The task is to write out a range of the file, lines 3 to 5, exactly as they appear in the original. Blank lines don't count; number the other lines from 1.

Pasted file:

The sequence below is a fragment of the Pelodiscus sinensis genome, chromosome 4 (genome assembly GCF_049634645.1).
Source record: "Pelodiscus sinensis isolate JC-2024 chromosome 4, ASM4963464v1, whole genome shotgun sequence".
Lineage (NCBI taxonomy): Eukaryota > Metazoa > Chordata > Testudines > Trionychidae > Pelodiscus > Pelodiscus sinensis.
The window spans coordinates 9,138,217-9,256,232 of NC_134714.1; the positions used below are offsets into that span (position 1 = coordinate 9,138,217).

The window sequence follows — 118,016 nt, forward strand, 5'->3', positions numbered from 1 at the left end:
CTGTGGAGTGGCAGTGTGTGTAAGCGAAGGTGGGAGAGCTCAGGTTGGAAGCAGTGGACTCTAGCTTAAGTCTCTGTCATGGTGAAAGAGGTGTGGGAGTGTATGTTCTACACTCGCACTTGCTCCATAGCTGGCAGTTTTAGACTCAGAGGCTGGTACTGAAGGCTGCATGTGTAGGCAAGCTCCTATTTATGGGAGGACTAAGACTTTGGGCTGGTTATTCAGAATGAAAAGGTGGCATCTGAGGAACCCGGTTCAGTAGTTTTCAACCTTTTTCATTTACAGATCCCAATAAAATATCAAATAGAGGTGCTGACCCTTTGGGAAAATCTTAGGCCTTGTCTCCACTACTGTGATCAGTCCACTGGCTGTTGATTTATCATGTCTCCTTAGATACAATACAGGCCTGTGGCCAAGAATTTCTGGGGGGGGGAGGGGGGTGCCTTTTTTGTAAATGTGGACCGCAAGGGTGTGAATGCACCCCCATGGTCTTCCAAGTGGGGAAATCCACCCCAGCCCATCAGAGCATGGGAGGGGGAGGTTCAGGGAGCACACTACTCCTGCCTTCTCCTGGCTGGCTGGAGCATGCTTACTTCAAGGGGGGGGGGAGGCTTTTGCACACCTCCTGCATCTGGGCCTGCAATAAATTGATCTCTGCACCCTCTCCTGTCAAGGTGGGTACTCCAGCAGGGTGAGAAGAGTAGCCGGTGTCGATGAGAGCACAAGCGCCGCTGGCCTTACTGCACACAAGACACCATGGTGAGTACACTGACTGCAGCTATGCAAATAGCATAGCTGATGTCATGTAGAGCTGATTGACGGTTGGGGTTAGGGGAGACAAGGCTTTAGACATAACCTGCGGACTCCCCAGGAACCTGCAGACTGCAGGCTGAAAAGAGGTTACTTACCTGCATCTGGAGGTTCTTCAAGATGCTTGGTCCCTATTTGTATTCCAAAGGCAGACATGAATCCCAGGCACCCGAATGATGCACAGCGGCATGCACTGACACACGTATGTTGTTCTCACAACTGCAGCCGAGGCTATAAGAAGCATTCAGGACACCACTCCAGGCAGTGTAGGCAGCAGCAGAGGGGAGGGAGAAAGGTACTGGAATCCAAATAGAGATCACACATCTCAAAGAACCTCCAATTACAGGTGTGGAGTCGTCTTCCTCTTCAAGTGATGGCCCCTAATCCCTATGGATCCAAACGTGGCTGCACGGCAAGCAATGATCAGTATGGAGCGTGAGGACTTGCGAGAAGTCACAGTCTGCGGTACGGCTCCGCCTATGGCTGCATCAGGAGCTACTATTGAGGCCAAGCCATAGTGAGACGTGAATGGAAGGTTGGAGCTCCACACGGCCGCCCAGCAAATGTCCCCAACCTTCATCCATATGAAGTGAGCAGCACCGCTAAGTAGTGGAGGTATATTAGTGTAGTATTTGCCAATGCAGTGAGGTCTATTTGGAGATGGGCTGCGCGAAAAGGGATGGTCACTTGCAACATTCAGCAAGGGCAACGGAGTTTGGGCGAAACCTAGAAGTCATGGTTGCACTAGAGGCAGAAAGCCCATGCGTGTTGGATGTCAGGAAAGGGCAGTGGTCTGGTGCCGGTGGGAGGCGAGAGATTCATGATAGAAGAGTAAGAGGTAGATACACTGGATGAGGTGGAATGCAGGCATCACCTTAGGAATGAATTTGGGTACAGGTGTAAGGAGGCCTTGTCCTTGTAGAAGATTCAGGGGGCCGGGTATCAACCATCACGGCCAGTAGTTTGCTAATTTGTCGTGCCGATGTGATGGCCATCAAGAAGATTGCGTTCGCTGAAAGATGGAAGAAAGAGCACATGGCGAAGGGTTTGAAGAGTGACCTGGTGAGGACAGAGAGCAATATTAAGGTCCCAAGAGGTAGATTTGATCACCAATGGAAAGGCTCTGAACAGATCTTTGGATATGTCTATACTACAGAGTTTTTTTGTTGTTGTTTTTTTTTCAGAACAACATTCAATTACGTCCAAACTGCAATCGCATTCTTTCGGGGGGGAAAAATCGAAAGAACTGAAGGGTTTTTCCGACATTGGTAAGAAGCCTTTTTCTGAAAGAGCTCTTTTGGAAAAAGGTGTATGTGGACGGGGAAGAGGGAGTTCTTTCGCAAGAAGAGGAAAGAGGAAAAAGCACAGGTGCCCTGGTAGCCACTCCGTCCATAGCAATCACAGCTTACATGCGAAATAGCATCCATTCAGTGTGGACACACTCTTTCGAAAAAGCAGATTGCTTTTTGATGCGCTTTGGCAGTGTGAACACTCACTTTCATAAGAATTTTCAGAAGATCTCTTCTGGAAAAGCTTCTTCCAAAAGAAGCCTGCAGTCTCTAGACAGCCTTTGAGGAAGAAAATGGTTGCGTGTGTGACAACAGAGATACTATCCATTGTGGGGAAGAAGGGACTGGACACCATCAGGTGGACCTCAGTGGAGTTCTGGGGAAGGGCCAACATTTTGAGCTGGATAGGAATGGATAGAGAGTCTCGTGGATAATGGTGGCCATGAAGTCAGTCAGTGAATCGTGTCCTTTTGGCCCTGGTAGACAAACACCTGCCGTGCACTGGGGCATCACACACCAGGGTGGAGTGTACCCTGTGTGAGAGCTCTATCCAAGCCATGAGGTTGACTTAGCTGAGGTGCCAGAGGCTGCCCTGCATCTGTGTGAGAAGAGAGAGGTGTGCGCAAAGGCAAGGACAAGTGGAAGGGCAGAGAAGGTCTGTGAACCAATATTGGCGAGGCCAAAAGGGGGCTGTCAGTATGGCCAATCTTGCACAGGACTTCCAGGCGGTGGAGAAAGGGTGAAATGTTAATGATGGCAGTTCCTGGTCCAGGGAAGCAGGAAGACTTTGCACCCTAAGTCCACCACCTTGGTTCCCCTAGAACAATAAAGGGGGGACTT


Lineage (NCBI taxonomy): Eukaryota > Metazoa > Chordata > Testudines > Trionychidae > Pelodiscus > Pelodiscus sinensis.
The window spans coordinates 9,138,217-9,256,232 of NC_134714.1; the positions used below are offsets into that span (position 1 = coordinate 9,138,217).

The window sequence follows — 118,016 nt, forward strand, 5'->3', positions numbered from 1 at the left end: